Georgia Senate approves property tax bill aiming to rein in rising rates


Georgia senators want to limit how much assessed home values can rise for tax purposes, in an election-year effort to hold down property taxes.

The state Senate voted 42-7 on Thursday for Senate Bill 349, which would limit increases in a home’s value, as assessed for property tax purposes, to 3% per year. The limit would last as long as owners maintain a homestead exemption, typically as long as they own a home.

Voters would have to approve the plan in a November referendum.

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“It is to prevent people from being taxed out of their homes,” said Senate Finance Committee Chairman Chuck Hufstetler, the Rome Republican sponsoring the measure. “Their income is often not going up with the taxes, which are going up by the hundreds or thousands of dollars.”

Property taxes are a hot issue for many Georgia lawmakers this year, facing complaints that bills have steadily risen along with home values. And Georgia is far from the only state where lawmakers are reacting to voter discontent over higher levies, with states including Texas, Kansas, Colorado and Pennsylvania seeing the issue take center stage over the past year.

But it’s not clear if the Senate approach will pass, in part because the House has a different property tax cut plan.

A home is offered for sale on Feb. 1, 2024, in Kennesaw, Ga. The Georgia Senate on Feb. 15, 2024, passed a bill to limit how much property values can go up for tax purposes in an effort to slow increases in property taxes. (AP Photo/Mike Stewart, file)

House members earlier this month voted 162-0 for a bill that would increase the statewide homestead tax exemption to $4,000 from the current $2,000. That could save some homeowners $100 a year on the tax bills, but it would not apply in some counties that already have local homestead tax exemptions. It’s unclear how many homeowners the measure would benefit.

Key House lawmakers have said they don’t want to impose a statewide cap on valuations, instead allowing such decisions to made locally. Another bill progressing in the House would allow an optional 3% value cap in any county without further legislation.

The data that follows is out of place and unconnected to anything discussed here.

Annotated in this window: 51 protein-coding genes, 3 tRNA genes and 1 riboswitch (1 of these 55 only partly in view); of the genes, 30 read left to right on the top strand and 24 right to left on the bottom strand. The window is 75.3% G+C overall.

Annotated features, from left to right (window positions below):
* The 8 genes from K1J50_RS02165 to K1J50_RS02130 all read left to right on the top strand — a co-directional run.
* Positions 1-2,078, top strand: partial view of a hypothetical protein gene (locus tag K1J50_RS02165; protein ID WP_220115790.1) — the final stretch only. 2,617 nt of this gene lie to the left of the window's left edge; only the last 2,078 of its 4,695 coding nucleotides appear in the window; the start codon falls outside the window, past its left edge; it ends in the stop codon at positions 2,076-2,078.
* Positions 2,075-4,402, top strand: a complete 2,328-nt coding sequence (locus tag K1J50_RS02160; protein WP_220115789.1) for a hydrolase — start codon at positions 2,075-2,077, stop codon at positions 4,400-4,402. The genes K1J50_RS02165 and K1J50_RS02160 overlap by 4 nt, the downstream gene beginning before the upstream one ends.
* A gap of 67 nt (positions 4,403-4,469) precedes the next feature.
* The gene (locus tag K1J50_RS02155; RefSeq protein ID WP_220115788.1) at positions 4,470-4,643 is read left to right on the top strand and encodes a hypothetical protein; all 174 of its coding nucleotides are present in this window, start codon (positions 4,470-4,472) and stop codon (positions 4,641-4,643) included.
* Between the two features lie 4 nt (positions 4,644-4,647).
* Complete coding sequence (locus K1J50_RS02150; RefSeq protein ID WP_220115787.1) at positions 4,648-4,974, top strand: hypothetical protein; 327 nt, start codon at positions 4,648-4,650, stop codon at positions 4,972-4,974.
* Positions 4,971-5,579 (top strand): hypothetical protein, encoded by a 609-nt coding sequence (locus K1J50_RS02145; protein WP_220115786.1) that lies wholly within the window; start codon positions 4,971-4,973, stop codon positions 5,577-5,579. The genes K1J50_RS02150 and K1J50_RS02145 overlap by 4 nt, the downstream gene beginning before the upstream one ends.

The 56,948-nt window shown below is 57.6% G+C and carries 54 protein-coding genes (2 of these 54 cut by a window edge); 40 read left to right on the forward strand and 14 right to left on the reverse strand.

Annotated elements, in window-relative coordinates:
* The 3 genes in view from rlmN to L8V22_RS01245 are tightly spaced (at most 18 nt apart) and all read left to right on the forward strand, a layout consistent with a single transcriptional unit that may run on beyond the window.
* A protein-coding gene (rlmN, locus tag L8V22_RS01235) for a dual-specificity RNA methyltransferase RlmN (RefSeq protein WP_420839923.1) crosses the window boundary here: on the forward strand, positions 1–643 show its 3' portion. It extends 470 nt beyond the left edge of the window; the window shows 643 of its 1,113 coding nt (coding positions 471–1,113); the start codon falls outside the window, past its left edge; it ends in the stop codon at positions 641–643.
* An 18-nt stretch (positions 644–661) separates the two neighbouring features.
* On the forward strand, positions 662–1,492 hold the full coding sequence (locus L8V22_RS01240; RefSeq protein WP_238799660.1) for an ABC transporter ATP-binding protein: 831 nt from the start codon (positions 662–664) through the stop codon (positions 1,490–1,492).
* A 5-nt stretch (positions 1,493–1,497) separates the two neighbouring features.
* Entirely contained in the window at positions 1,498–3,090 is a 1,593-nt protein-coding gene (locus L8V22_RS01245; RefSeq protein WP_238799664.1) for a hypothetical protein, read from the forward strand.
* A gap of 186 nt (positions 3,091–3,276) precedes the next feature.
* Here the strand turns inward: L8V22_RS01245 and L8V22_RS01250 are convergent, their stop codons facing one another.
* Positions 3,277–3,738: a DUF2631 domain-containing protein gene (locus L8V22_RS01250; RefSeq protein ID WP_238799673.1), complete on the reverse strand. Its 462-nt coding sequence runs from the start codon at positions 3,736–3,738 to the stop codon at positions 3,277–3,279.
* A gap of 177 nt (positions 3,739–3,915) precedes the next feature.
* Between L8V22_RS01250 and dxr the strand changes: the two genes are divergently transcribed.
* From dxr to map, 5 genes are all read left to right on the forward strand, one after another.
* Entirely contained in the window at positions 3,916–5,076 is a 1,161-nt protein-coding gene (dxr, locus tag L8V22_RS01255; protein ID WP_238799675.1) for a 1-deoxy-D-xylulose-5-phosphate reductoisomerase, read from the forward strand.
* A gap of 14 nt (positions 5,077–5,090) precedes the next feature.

Republicans in Georgia have long pushed local governments to roll back tax rates to keep bills level, even requiring advertisements labeling a failure to do so as a tax increase. Supporters say a cap on homes’ taxable value would keep school districts, cities and counties from increasing tax revenues by relying on rising values.

“If they raise taxes now, they would have to do it through the front door, and not the back door,” Hufstetler said.

Already, at least 39 Georgia counties, 35 cities and 27 school systems have adopted local laws limiting how much assessed values can rise, according to the Association of County Commissions of Georgia. Some of those limits only benefit homeowners 65 or older.

While the county commissioners’ group has endorsed the plan, the Georgia School Board Association opposes it, saying decisions should be made locally. For most taxpayers, school taxes are the largest part of the property tax bill.

Many governments and school districts have spent the windfall from rising values to increase employee pay and cover inflation-swollen expenses. A 3% cap could mean that governments would have to raise tax rates instead. In states including California and Colorado, property tax limits have been blamed for hamstringing local governments.

“Their concern is districts are going to have a challenge keeping teacher salaries in line with inflation,” said state Sen. Nikki Merrit, a Lawrenceville Democrat who opposed the measure.

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School districts could raise tax rates to make up for lost growth in property values, but most school districts can’t raise tax rates above a certain level. According to data kept by the Georgia School Superintendents Association, some districts are already at or near the tax rate cap.

Statistics show overall property tax collections rose 41% from 2018 to 2022 in Georgia. During that same period, total assessed value of property statewide rose by nearly 39%. Those Georgia Department of Revenue figures represent not only existing property but also new buildings. So they don’t clearly state how much valuations rose on existing homes.

Because the caps could hold down values more the longer someone owns a home, they could result in long-term residents paying lower taxes than newcomers. That’s already the case in some Georgia communities with local caps.



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